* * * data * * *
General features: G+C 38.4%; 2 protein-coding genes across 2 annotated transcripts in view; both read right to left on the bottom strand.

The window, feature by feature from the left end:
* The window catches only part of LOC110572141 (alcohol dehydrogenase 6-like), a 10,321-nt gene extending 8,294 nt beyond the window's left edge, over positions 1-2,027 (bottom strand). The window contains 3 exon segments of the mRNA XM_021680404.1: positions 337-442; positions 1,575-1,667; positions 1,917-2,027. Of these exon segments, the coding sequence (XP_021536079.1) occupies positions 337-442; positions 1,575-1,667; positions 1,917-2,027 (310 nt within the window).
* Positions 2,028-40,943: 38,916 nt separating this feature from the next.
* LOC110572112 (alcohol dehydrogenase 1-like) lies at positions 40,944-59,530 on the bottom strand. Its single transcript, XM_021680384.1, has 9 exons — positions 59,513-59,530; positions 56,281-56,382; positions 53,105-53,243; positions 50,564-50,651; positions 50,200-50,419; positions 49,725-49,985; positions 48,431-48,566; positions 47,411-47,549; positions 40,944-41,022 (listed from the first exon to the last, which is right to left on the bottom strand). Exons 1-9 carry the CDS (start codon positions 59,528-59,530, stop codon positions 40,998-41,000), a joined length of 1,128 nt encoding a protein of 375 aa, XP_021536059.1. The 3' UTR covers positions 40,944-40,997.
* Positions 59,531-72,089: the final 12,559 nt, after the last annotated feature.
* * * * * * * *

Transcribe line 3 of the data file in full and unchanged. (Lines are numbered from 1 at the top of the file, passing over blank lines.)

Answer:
* The window catches only part of LOC110572141 (alcohol dehydrogenase 6-like), a 10,321-nt gene extending 8,294 nt beyond the window's left edge, over positions 1-2,027 (bottom strand). The window contains 3 exon segments of the mRNA XM_021680404.1: positions 337-442; positions 1,575-1,667; positions 1,917-2,027. Of these exon segments, the coding sequence (XP_021536079.1) occupies positions 337-442; positions 1,575-1,667; positions 1,917-2,027 (310 nt within the window).